34 percent of India's coastline suffers from erosion, West Bengal worst affected

Coast along the southern tip of the country (Image source: IWP Flickr photos)
Coast along the southern tip of the country (Image source: IWP Flickr photos)

West Bengal's coastline suffers the worst erosion while Goa's remains stable

The recent National Centre for Coastal Research (NCCR), Chennai, data shows that 34 percent of India's coastline of 6,907.18 km is facing erosion, while 26 percent is accreting, and the remaining 40 percent is stable.

States with stable coastlines are Goa (67.1%), Maharashtra (64.6%), Daman and Diu (53.7%), Gujarat (53%) and Karnataka (50.1%) which are all on the West coast. In contrast, West Bengal, Puducherry, Kerala and Tamil Nadu are experiencing erosion of more than 40 percent, with West Bengal being the worst affected.

Accretion is highest along the Odisha coast at 51 percent followed by Andhra Pradesh and Karnataka. A number of coastal protection measures have been undertaken by the government, including Integrated coastal zone management plan, prevention of soil erosion, shelterbelt plantation, mangrove plantation, etc. (News 18, The Hindu)

2022 to experience a normal monsoon, predicts IMD

Using climate models, the India Meteorological Department (IMD) has generated a long-range forecast for the upcoming southwest monsoon season, which brings rainfall across the country from June to September. According to the forecast, the monsoon in 2022 will likely be normal with 96-104 percent of India's long-period average (LPA). The seasonal precipitation is predicted to be 87 cm.

As per the spatial distribution for the four-month period, there is a possibility of normal to above-normal rainfall in parts of northern peninsular India, adjoining Central India, and along the Himalayan foothills and in some parts of Northwest India. In contrast, many parts of Northeast India, some parts of Northwest India, and some parts of the South Peninsula will be likely have below-average rainfall. (The Weather Channel)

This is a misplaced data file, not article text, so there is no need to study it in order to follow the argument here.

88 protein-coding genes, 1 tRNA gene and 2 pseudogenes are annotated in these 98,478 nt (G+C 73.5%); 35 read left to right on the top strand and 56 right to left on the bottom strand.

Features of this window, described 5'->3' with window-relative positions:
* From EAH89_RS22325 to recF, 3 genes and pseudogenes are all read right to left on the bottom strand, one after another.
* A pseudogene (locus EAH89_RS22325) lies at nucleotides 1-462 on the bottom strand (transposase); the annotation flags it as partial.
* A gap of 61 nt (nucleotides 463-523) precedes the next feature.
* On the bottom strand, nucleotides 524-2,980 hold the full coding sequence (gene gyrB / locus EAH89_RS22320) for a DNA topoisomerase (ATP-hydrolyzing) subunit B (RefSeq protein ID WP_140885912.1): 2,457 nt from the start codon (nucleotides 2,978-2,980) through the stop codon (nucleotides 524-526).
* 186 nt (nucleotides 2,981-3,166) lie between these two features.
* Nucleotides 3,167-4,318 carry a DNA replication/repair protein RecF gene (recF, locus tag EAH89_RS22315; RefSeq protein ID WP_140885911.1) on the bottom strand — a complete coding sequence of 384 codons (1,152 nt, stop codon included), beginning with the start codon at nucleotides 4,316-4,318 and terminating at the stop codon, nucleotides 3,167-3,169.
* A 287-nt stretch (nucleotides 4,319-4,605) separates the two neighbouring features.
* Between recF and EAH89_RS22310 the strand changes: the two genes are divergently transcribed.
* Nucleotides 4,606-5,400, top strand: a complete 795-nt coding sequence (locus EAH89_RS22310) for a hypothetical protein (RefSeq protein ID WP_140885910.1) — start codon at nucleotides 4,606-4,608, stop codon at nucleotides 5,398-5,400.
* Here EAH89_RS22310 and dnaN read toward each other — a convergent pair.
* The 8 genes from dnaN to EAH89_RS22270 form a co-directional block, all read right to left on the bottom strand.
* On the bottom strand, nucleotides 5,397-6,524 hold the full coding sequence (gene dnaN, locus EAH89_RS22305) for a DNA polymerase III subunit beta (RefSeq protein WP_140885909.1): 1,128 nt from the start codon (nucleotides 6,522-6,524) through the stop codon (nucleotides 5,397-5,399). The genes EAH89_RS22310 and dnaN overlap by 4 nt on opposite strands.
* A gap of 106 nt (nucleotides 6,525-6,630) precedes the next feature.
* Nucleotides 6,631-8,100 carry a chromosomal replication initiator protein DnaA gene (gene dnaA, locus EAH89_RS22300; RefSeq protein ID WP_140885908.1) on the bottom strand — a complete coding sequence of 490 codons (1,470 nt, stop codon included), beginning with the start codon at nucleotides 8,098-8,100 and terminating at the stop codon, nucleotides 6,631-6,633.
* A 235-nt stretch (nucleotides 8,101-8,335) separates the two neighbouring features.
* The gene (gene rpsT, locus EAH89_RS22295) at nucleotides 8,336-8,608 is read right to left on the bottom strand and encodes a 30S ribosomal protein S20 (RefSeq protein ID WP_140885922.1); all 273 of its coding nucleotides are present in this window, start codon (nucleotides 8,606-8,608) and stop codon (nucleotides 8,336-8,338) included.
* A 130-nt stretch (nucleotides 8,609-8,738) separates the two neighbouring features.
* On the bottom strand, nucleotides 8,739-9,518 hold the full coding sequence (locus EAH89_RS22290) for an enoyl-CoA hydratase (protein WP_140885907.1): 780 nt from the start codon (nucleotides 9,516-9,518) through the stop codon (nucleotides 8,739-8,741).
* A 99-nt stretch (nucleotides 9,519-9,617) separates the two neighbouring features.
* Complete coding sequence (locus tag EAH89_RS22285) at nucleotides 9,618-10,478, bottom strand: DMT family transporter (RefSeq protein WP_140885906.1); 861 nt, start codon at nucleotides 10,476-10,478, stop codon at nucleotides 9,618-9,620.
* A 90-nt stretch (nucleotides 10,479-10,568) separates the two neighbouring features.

Cost of destroying forests for Mekedatu project is estimated at Rs 8,160 crore: IISc

The Indian Institute of Science (IISc) has conducted the first-ever economic analysis of its kind on the destruction of forest resources due to the Mekedatu project.

It concluded that the submergence of 4,800 hectares of forest due to the project would cost Rs 8,160 crore. The Mekedatu project is a multipurpose (drinking and power) project, which involves building a balancing reservoir, near Kanakapura in Ramanagara district.

Net present value for the ecosystem assets of the forests to be submerged for Mekedatu has been calculated by factoring in a stream of income that will be earned in the future and discounting that income back to the current accounting period. The project is expected to impact about 3,000 hectares of forest land in Cauvery Wildlife Sanctuary (CWS) which forms part of the elephant corridor connecting to Biligiri Ranganathaswamy Temple (BRT) Tiger Reserve. (News nine)

Heat waves cause fires in food-bowl states, destroying harvest-ready wheat

A combination of extreme temperatures and hot dry winds across northern Indian plains has led to unusual farm fires in the food bowl states-- Uttar Pradesh, Rajasthan, Punjab and Haryana-- over the past two weeks. In these states, the fires have destroyed swathes of harvest-ready crops. As a preventive measure, the Punjab government has cut off electricity in high tension wires running through fields as a safety measure. Authorities in Rajasthan and Punjab have asked farmers to avoid smoking near fields or storing combustible materials.

Experts report that the extreme heatwave conditions and lack of moisture have made vegetation brittle and dry, which has made crops easily combustible. The northern part of the country will continue to experience severe heat waves in the coming days, according to the forecast. (Hindustan Times)

Fish deformities linked to microplastics in the Cauvery river: Study

The Indian Institute of Science (IISC) has published a study on the pollution at the Krishna Raja Sagara dam and its potential effects on fish. The study indicates that microplastics and chemicals containing cyclohexyl functional groups, commonly used in agriculture and pharmaceutical industries, are responsible for deformations in fish from the Cauvery River. There were two parts to the study, the first part was to analyse the physical and chemical parameters of the water samples, and the second part investigated whether pollutants in the water are affecting the fish.

Researchers found that microplastics and chemicals with the cyclohexyl group reduced dissolved oxygen in the water, which in turn triggered ROS (Reactive Oxygen Species) accumulation in animals like fish causing them to develop abnormalities. (The Hindu)

This is a roundup of important news published from April 5 - 18, 2022. Also read policy matters this fortnight.

Post By: Swati Bansal